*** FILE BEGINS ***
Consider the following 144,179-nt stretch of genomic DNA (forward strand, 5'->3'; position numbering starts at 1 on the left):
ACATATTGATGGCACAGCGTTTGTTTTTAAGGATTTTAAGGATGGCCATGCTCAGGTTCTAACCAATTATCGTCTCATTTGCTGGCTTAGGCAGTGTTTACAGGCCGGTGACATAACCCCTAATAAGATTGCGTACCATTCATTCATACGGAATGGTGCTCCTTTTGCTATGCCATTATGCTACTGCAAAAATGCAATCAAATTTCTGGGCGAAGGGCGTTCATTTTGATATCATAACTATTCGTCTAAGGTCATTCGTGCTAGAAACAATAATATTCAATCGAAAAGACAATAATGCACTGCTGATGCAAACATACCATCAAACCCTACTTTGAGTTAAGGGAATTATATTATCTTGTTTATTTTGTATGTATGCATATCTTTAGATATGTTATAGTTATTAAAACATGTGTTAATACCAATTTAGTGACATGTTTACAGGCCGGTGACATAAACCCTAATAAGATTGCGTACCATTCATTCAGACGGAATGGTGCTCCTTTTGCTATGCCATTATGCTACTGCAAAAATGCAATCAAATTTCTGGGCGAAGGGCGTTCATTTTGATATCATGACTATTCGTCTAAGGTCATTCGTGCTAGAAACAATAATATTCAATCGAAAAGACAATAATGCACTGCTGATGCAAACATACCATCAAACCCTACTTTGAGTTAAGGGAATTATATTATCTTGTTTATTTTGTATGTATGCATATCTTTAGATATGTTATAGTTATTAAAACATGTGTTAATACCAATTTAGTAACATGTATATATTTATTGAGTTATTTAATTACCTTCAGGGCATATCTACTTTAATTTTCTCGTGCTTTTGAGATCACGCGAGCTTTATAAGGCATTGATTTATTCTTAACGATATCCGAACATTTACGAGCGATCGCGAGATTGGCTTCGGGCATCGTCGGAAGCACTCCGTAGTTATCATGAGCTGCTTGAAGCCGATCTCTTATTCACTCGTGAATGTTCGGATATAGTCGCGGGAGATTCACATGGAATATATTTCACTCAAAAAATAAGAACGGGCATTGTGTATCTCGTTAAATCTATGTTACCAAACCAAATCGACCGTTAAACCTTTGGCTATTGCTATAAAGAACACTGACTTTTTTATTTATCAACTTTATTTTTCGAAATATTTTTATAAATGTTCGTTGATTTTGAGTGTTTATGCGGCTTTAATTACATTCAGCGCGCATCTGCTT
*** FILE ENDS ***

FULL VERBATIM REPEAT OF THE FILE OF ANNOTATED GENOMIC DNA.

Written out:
Consider the following 144,179-nt stretch of genomic DNA (forward strand, 5'->3'; position numbering starts at 1 on the left):
ACATATTGATGGCACAGCGTTTGTTTTTAAGGATTTTAAGGATGGCCATGCTCAGGTTCTAACCAATTATCGTCTCATTTGCTGGCTTAGGCAGTGTTTACAGGCCGGTGACATAACCCCTAATAAGATTGCGTACCATTCATTCATACGGAATGGTGCTCCTTTTGCTATGCCATTATGCTACTGCAAAAATGCAATCAAATTTCTGGGCGAAGGGCGTTCATTTTGATATCATAACTATTCGTCTAAGGTCATTCGTGCTAGAAACAATAATATTCAATCGAAAAGACAATAATGCACTGCTGATGCAAACATACCATCAAACCCTACTTTGAGTTAAGGGAATTATATTATCTTGTTTATTTTGTATGTATGCATATCTTTAGATATGTTATAGTTATTAAAACATGTGTTAATACCAATTTAGTGACATGTTTACAGGCCGGTGACATAAACCCTAATAAGATTGCGTACCATTCATTCAGACGGAATGGTGCTCCTTTTGCTATGCCATTATGCTACTGCAAAAATGCAATCAAATTTCTGGGCGAAGGGCGTTCATTTTGATATCATGACTATTCGTCTAAGGTCATTCGTGCTAGAAACAATAATATTCAATCGAAAAGACAATAATGCACTGCTGATGCAAACATACCATCAAACCCTACTTTGAGTTAAGGGAATTATATTATCTTGTTTATTTTGTATGTATGCATATCTTTAGATATGTTATAGTTATTAAAACATGTGTTAATACCAATTTAGTAACATGTATATATTTATTGAGTTATTTAATTACCTTCAGGGCATATCTACTTTAATTTTCTCGTGCTTTTGAGATCACGCGAGCTTTATAAGGCATTGATTTATTCTTAACGATATCCGAACATTTACGAGCGATCGCGAGATTGGCTTCGGGCATCGTCGGAAGCACTCCGTAGTTATCATGAGCTGCTTGAAGCCGATCTCTTATTCACTCGTGAATGTTCGGATATAGTCGCGGGAGATTCACATGGAATATATTTCACTCAAAAAATAAGAACGGGCATTGTGTATCTCGTTAAATCTATGTTACCAAACCAAATCGACCGTTAAACCTTTGGCTATTGCTATAAAGAACACTGACTTTTTTATTTATCAACTTTATTTTTCGAAATATTTTTATAAATGTTCGTTGATTTTGAGTGTTTATGCGGCTTTAATTACATTCAGCGCGCATCTGCTT